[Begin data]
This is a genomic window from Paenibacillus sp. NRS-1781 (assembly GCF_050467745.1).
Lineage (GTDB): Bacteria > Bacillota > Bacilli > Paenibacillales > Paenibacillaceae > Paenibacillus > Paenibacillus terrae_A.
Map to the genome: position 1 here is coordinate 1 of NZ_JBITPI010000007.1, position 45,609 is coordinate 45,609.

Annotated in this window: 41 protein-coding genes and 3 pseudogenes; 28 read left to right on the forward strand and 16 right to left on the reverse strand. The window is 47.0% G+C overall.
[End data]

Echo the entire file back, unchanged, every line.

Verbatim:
This is a genomic window from Paenibacillus sp. NRS-1781 (assembly GCF_050467745.1).
Lineage (GTDB): Bacteria > Bacillota > Bacilli > Paenibacillales > Paenibacillaceae > Paenibacillus > Paenibacillus terrae_A.
Map to the genome: position 1 here is coordinate 1 of NZ_JBITPI010000007.1, position 45,609 is coordinate 45,609.

Annotated in this window: 41 protein-coding genes and 3 pseudogenes; 28 read left to right on the forward strand and 16 right to left on the reverse strand. The window is 47.0% G+C overall.